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Eye nodules discovered in patients following severe COVID-19

Ocular MRI scans of 129 patients with a history of severe COVID-19 revealed nine patients had macular nodules

MRI scan
Pixabay/Bokskapet
Scientists have described eye nodules in a small group of patients with a history of severe COVID-19.

The researchers, who report their findings in Radiology, analysed the ocular magnetic resonance imaging (MRI) scans of 129 patients who had severe COVID-19 between March 4 and May 1, 2020. 

Within this group, nine patients (7%) had one or more hyperintense nodules on the posterior pole of the globe.

All nine patients had nodules in the macular region, while all but one had bilateral nodules and two patients had nodules outside the macular region.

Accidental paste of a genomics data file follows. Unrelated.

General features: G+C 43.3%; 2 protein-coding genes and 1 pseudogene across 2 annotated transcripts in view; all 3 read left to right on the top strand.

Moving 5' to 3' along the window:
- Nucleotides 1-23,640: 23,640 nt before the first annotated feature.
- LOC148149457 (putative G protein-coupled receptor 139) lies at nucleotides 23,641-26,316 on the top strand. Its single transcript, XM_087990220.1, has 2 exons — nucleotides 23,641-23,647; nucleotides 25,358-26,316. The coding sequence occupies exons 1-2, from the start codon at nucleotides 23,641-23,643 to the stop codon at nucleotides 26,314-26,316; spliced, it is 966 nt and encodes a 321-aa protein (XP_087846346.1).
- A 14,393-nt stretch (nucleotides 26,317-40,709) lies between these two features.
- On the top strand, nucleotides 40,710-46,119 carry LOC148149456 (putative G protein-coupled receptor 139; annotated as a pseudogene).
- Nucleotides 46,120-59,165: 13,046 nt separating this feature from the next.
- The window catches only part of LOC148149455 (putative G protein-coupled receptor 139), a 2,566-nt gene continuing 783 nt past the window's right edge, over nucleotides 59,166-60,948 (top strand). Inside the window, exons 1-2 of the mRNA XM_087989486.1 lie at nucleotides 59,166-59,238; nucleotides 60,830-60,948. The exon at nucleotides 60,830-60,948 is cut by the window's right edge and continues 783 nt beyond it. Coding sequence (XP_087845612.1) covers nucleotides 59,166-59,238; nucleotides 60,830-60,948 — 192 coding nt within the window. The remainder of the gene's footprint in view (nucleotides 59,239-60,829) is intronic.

The authors suggest that in clinical practice patients with severe COVID-19 should have high-resolution MRI scans taken, as well as fundoscopy and optical coherence tomography, to check for the presence of posterior pole nodules.

“Severe eye problems might largely go unnoticed as these patients are often treated in intensive care units for much more severe, life-threatening conditions,” they noted.

“Our data supports the need for a screening and follow-up of these patients to provide appropriate treatment and improve the management of potentially severe ophthalmological manifestations,” the study authors highlighted.